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Olympics preview: U.S., Simone Biles projected favorites in women’s gymnastics

The United States’s Simone Biles is aiming to become the first woman to win as many as five gymnastics gold medals out of six at one Olympics

Can anyone or anything stop Simone Biles? In a sport with such a rapid rate of turnover as women’s gymnastics, it’s rare for someone to enter an Olympics as such a heavy favorite in an all-around competition as Biles. She has three world all-around titles since she became a senior after the London Olympics and is being challenged by her own standards and expectations more than by anyone else in the field. Simply put, if she hits in Rio, it will be a fight for silver and bronze.

Can she live up to it? So far, the only time Biles has been rattled by anything at major world competitions, she was standing on the first-place podium after the all-around competition waiting for her national anthem at the 2014 worlds in Nanning, China. After receiving her medal and flowers, she was spooked by a bee that jumped out of the flowers and chased her off the podium. Biles doesn’t crack nearly as easily on the completion floor. She was in such easy control that in the middle of a floor routine at the U.S. Nationals in St. Louis in June, Biles took a moment in the middle of the routine to wink at 2008 Olympian Shawn Johnson, who was sitting along press row.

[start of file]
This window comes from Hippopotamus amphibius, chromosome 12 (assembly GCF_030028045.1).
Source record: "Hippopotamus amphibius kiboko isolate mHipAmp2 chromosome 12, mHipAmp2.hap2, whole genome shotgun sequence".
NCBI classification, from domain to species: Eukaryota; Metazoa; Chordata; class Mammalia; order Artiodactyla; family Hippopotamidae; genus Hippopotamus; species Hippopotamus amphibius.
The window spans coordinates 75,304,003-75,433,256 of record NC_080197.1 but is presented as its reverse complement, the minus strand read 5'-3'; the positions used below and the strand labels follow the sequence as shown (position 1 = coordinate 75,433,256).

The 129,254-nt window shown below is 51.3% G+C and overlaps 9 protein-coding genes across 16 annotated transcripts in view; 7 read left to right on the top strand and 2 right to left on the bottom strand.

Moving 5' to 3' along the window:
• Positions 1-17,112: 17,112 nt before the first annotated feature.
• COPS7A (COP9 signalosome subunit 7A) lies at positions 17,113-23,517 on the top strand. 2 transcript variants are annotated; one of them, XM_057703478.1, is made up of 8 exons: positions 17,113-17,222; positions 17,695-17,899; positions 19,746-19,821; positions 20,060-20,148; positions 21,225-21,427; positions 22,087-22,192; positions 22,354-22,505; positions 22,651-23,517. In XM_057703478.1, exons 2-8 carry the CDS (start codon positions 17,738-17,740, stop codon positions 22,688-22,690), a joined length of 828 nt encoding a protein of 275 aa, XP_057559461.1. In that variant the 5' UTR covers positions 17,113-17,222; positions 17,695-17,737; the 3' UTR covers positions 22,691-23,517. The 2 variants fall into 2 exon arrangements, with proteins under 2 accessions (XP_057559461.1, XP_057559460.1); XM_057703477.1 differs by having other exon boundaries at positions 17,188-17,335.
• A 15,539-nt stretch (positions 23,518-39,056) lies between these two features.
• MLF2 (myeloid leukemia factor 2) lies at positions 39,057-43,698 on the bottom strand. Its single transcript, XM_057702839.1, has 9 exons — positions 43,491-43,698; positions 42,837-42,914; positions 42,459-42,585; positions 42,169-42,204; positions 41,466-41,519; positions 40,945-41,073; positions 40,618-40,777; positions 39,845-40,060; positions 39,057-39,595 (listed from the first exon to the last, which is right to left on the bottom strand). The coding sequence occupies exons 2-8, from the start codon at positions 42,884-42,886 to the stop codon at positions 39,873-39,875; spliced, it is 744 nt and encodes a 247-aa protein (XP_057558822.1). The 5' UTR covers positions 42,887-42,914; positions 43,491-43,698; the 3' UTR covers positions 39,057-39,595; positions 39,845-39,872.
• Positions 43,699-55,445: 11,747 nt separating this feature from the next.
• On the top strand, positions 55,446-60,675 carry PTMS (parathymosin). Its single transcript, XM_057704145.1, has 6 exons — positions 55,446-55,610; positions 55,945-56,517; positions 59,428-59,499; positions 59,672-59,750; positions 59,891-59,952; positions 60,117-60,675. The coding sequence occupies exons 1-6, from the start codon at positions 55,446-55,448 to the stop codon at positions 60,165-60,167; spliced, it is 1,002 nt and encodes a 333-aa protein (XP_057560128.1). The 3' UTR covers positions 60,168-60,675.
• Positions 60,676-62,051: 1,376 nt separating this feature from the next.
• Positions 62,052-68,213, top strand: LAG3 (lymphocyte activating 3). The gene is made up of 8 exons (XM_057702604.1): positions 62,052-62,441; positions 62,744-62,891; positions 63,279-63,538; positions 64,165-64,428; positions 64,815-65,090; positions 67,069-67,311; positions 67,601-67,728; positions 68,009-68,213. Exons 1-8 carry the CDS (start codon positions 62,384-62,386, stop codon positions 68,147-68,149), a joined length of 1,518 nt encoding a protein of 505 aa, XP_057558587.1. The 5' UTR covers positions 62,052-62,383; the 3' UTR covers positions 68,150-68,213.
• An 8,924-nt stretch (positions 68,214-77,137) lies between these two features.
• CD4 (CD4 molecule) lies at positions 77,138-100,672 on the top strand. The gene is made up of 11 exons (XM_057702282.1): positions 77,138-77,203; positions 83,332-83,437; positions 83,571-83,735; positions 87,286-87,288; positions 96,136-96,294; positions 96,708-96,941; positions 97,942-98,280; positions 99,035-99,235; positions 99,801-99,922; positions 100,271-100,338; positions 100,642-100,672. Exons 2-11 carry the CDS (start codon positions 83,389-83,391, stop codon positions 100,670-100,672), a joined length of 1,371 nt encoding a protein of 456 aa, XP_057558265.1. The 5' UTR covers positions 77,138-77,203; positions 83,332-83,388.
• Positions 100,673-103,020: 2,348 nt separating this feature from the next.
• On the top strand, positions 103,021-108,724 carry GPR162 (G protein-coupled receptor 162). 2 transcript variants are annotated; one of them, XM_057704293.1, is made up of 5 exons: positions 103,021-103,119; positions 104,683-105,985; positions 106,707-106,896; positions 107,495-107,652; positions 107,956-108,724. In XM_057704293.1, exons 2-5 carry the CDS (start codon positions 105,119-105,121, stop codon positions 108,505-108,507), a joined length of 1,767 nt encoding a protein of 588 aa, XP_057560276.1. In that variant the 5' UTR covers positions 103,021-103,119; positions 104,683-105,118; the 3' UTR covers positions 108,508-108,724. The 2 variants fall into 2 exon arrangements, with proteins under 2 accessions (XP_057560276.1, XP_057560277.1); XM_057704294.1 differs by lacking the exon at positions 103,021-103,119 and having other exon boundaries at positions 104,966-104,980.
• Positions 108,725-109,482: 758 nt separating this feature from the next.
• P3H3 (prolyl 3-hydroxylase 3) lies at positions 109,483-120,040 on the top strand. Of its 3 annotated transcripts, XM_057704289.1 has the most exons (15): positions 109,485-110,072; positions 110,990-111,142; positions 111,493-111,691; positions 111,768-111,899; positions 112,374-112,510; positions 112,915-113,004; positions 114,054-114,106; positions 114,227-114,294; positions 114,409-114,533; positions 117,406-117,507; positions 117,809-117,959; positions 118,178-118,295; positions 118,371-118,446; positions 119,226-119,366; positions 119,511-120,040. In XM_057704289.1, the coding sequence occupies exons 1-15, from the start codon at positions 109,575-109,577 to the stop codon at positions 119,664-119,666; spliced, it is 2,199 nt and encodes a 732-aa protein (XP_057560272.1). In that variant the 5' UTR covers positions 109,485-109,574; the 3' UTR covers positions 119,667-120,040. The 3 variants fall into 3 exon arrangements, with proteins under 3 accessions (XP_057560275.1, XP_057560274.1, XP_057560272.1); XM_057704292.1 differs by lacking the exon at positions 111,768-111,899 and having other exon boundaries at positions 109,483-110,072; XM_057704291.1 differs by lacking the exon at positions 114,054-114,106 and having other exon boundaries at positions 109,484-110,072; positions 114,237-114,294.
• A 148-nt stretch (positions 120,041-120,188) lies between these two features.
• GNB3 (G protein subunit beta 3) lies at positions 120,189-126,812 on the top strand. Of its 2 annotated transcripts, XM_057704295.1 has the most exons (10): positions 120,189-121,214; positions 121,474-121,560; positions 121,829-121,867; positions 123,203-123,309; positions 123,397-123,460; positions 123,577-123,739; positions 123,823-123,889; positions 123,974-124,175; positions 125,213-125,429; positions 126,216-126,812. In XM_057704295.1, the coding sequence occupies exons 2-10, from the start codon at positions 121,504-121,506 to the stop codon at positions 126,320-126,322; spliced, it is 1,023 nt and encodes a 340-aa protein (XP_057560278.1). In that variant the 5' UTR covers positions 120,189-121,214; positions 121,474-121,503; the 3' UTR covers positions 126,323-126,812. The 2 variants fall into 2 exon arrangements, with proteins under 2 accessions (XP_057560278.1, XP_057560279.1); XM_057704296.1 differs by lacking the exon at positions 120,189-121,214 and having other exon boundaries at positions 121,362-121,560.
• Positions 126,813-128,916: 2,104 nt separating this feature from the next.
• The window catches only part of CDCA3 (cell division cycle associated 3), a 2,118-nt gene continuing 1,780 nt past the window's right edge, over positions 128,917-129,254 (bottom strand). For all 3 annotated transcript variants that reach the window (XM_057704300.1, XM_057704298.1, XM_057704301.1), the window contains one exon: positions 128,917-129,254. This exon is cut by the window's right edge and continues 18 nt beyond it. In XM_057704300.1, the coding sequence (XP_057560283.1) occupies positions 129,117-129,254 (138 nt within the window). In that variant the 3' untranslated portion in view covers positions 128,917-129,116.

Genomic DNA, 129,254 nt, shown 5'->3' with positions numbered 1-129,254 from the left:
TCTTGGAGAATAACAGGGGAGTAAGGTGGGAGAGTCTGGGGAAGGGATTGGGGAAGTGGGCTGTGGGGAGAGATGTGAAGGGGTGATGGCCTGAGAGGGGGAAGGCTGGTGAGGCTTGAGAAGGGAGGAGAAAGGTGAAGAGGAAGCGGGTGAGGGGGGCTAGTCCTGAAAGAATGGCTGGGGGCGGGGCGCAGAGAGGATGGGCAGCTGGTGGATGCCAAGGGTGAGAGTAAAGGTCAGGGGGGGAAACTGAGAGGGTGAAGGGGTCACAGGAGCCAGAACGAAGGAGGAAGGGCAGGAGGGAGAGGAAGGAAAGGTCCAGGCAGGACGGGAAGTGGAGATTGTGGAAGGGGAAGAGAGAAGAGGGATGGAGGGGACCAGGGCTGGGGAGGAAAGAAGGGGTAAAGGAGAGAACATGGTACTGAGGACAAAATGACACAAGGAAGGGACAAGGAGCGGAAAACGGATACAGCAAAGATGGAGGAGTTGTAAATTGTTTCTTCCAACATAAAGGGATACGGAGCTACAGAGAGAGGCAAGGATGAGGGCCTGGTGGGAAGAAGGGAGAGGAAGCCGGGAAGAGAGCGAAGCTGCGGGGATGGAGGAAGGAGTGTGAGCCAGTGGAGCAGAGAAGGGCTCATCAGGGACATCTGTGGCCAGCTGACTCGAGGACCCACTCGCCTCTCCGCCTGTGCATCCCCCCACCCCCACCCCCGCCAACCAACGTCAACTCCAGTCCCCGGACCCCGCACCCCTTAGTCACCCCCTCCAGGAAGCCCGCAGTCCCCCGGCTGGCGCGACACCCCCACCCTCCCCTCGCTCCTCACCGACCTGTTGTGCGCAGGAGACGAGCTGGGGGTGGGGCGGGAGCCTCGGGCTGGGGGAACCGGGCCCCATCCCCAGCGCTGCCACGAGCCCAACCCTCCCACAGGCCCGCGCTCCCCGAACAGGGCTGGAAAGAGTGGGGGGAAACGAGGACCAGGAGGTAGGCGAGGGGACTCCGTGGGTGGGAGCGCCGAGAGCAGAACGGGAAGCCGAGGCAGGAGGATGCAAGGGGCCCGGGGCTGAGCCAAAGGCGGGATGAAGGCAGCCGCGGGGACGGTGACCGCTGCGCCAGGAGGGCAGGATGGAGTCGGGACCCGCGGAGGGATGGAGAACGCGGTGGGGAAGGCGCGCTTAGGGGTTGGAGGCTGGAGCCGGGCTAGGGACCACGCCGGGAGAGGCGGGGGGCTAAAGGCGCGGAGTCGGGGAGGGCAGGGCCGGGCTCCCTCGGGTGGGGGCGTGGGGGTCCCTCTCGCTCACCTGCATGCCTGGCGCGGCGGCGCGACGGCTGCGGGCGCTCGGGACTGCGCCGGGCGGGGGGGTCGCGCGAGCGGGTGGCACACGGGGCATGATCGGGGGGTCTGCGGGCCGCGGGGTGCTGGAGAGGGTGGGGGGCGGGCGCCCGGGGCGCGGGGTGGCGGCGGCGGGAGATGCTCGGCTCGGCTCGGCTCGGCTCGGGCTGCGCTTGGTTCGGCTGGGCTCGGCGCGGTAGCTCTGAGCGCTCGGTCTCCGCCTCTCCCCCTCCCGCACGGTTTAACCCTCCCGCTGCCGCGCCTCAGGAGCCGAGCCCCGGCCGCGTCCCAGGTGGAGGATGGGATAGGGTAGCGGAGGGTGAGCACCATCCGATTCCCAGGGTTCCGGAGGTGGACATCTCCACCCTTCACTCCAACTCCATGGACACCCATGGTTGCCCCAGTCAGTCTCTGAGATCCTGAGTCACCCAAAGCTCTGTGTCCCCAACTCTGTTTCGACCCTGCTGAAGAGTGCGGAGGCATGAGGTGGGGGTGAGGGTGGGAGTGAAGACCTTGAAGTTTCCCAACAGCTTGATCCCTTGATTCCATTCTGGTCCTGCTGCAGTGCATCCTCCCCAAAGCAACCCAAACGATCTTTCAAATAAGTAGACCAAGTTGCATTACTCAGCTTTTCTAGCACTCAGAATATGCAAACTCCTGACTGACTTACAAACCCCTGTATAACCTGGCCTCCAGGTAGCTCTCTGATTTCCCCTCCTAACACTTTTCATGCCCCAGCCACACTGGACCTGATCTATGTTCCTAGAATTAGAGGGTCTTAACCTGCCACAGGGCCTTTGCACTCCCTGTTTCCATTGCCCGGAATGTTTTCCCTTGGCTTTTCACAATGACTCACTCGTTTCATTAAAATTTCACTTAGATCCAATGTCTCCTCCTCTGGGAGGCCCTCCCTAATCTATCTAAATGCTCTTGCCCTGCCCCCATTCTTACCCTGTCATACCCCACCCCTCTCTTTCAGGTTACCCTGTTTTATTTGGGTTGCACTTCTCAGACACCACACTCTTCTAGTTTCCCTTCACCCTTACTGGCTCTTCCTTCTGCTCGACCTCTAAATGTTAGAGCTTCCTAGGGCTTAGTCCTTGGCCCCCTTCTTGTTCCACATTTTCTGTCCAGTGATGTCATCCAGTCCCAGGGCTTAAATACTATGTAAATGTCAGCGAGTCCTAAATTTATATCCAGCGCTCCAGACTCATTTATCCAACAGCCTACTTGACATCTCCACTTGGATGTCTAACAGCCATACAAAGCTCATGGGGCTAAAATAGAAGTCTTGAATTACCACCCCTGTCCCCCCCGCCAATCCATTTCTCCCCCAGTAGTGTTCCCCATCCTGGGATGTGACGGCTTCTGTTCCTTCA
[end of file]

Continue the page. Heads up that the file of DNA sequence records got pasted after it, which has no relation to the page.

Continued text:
Can she leap, flip and twist into history by becoming the first woman to win as many as five gymnastics gold medals out of six at one Olympics? Assuming a gold for a dominant U.S. squad in the team competition and the all-around final two days later, Biles would need to win one on each of the three days of individual event finals. She isn’t expected to get one on the uneven bars, where teammate Madison Kocian, an event specialist, will be among the favorites, but on vault, beam and floor, Biles will come to Rio with routines that are as polished as any.

As with many other gymnasts, Biles sports an Amanar vault—round-off, back 2 1/2—that she will use in the team and individual all-around competitions. But only gymnasts who choose to perform an additional vault from different family of recognized vaults can compete for individual medals. Biles has added a dizzying vault named for China’s Cheng Fei—a round-off, half twist onto the horse, back layout 1 1/2 off—to her arsenal. Should she land both, she will have the jump on everyone.

On beam, she moves with easy security through a routine that has a higher difficulty level than anyone else in the world, ending with a tucked full-in dismount from two flip flops.

She soars through her tumbling runs on floor (full-twisting double layout mount; The Biles, a double layout, half-out; tucked double-double; tucked full-in).

That’s a lot for one gymnast to get right at one competition. But Biles is so far ahead of the competition, the question is how far will she soar in Rio?

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Athletes to watch

Aly Raisman, U.S.